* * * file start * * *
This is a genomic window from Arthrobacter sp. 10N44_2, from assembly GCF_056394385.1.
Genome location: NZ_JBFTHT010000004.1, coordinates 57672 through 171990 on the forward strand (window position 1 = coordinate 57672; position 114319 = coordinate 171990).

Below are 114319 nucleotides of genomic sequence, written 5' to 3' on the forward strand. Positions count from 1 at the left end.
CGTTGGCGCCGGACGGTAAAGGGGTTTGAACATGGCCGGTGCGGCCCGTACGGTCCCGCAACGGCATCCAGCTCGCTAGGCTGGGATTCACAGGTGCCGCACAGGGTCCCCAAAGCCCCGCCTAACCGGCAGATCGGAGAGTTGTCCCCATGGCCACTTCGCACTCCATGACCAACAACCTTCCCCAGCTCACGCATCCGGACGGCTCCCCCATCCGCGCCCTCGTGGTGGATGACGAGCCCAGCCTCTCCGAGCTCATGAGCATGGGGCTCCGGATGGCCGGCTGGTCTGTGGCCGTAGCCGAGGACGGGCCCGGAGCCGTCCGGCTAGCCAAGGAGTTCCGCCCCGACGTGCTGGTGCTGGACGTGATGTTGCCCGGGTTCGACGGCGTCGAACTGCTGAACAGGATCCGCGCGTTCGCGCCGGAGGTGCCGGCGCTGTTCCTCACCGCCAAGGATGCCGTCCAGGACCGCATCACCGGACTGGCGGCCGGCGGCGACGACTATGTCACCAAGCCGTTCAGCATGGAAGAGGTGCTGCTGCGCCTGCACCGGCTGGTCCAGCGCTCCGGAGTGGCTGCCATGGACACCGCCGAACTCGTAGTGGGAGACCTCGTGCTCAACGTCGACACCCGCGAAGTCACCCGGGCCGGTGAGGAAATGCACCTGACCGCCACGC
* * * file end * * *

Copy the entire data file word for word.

This is a genomic window from Arthrobacter sp. 10N44_2, from assembly GCF_056394385.1.
Genome location: NZ_JBFTHT010000004.1, coordinates 57672 through 171990 on the forward strand (window position 1 = coordinate 57672; position 114319 = coordinate 171990).

Below are 114319 nucleotides of genomic sequence, written 5' to 3' on the forward strand. Positions count from 1 at the left end.
CGTTGGCGCCGGACGGTAAAGGGGTTTGAACATGGCCGGTGCGGCCCGTACGGTCCCGCAACGGCATCCAGCTCGCTAGGCTGGGATTCACAGGTGCCGCACAGGGTCCCCAAAGCCCCGCCTAACCGGCAGATCGGAGAGTTGTCCCCATGGCCACTTCGCACTCCATGACCAACAACCTTCCCCAGCTCACGCATCCGGACGGCTCCCCCATCCGCGCCCTCGTGGTGGATGACGAGCCCAGCCTCTCCGAGCTCATGAGCATGGGGCTCCGGATGGCCGGCTGGTCTGTGGCCGTAGCCGAGGACGGGCCCGGAGCCGTCCGGCTAGCCAAGGAGTTCCGCCCCGACGTGCTGGTGCTGGACGTGATGTTGCCCGGGTTCGACGGCGTCGAACTGCTGAACAGGATCCGCGCGTTCGCGCCGGAGGTGCCGGCGCTGTTCCTCACCGCCAAGGATGCCGTCCAGGACCGCATCACCGGACTGGCGGCCGGCGGCGACGACTATGTCACCAAGCCGTTCAGCATGGAAGAGGTGCTGCTGCGCCTGCACCGGCTGGTCCAGCGCTCCGGAGTGGCTGCCATGGACACCGCCGAACTCGTAGTGGGAGACCTCGTGCTCAACGTCGACACCCGCGAAGTCACCCGGGCCGGTGAGGAAATGCACCTGACCGCCACGC